In its April decision in Genesis Healthcare Corp. v. Symczyk, the U.S. Supreme Court buttressed employers’ efforts to “pick off” named plaintiffs in collective actions for unpaid wages brought under the Fair Labor Standards Act (“FLSA”) with early offers of judgment that would satisfy only the named plaintiff’s individual claims. Whether this strategy will work for employers, however, depends ultimately upon how the lower courts interpret this opinion.
The 5-4 decision exposed the justices’ sharply divergent views on the case’s significance. The majority decision, authored by Justice Thomas, held that an FLSA lawsuit must be dismissed once a named plaintiff’s claim is mooted through an offer of judgment prior to the opting in of other collective action plaintiffs. Lest other FLSA defendants adopt the offer of judgment as a defense strategy, however, the vigorous dissent of Justice Kagan warned that the majority decision rested on a “bogus” premise, rendering the decision (according to the dissent) merely the resolution of “an imaginary question, based on a mistake.”
Plaintiffs Cannot Maintain a Collective Action After Their Individual Claims Have Been Mooted by an Offer of Judgment
The facts of the case are straightforward. Laura Symczyk, a former hourly employee of Genesis Healthcare, claimed that she was due $7,500 in unpaid wages because Genesis Healthcare automatically deducted time for 30-minute meal breaks, even when she had in fact worked during those breaks. While the monetary value of her individual claim was relatively small, Genesis Healthcare’s potential liability was extensive: Ms. Symczyk claimed that Genesis Healthcare made the same improper deductions on the paychecks of many of its employees, and Ms. Symczyk had brought her claims as a collective action on behalf of herself and similarly situated employees.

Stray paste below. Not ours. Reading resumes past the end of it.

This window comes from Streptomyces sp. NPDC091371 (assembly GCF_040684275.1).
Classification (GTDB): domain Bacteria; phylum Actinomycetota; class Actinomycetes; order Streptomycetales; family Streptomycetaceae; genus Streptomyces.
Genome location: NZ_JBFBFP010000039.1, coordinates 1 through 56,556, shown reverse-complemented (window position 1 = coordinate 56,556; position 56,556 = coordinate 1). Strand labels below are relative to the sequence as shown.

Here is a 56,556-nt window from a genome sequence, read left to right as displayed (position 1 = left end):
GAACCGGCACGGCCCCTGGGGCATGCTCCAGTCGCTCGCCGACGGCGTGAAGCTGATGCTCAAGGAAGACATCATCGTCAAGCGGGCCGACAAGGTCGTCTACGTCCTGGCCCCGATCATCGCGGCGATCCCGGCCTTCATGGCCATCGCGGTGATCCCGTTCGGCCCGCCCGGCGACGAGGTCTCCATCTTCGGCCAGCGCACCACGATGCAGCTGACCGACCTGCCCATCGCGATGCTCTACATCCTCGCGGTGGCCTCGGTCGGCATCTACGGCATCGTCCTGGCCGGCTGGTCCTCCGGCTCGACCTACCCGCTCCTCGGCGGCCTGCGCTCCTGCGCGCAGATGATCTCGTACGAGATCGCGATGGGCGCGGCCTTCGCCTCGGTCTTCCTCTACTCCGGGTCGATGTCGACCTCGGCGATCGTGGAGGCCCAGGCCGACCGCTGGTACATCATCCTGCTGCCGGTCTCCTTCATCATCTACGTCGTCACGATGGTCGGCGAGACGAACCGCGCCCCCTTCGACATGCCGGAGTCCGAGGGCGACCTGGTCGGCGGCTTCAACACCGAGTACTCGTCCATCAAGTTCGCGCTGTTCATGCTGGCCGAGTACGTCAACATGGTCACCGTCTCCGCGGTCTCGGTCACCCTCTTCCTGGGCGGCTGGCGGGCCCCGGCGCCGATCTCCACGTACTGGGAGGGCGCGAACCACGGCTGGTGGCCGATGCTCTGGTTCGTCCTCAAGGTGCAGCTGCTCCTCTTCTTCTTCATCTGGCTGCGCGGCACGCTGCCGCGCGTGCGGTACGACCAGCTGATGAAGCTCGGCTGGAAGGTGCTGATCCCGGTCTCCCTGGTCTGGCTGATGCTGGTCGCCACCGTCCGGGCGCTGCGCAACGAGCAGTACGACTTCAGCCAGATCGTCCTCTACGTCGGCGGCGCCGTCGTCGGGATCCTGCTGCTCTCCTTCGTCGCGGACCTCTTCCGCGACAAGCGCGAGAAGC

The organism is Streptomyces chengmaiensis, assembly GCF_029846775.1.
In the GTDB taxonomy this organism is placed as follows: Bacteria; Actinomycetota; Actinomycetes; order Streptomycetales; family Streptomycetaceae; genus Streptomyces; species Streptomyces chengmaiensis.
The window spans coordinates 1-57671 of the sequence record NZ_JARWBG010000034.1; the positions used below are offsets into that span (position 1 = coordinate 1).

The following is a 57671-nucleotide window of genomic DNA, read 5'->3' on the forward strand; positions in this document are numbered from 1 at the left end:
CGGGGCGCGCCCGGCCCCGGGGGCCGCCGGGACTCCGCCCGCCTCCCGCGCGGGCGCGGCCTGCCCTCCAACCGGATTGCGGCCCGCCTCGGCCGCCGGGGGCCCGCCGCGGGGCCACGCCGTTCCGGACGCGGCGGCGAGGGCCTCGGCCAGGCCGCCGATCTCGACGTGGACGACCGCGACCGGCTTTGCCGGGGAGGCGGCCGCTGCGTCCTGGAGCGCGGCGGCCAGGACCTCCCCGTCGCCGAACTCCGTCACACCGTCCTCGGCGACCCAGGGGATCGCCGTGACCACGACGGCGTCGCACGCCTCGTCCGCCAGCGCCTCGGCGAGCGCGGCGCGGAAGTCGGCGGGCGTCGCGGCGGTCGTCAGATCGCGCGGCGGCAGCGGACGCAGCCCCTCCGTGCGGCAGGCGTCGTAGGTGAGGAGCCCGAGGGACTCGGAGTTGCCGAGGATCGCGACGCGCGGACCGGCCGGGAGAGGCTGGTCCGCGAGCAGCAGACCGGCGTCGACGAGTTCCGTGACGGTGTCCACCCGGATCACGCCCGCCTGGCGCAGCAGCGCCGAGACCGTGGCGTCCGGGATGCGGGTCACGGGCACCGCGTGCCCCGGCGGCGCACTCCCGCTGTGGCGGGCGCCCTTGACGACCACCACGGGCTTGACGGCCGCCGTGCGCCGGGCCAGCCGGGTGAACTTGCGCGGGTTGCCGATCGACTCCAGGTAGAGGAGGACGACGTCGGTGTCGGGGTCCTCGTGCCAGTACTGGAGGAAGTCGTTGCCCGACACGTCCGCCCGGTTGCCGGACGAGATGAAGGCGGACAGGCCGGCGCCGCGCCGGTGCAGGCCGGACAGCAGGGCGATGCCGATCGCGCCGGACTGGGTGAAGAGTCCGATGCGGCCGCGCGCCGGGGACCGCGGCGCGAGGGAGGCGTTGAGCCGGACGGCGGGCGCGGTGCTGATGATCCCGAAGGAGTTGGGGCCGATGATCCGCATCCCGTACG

The FLSA’s collective action provisions allow plaintiffs to bring their claims on behalf of all similarly situated employees who “opt in” to the lawsuit. If the trial court “conditionally certifies” the collective action, the named plaintiff can send opt-in notices to similarly situated employees, allowing them to exercise their right to join the lawsuit as additional plaintiffs. Genesis Healthcare sought to avoid this potential liability by making Ms. Symczyk an offer under Rule 68 of the Federal Rules of Civil Procedure: It would agree to have a judgment entered against it for the $7,500 that Ms. Symczyk had individually claimed as damages, plus her court costs and attorney’s fees. Genesis Healthcare extended its offer at the very onset of the litigation, making the offer at the same time that it filed its answer to the Complaint, before any “opt in” notices were sent to other employees. Ms. Symczyk wanted to proceed with a collective action, so she ignored the offer. Genesis Healthcare, however, claimed that even though its offer had not been accepted, the case was moot because it had offered Ms. Symczyk all of the individual relief she had sought and, according to Genesis Healthcare, there was thus no longer an actual controversy between the parties. The district court agreed and dismissed the Complaint.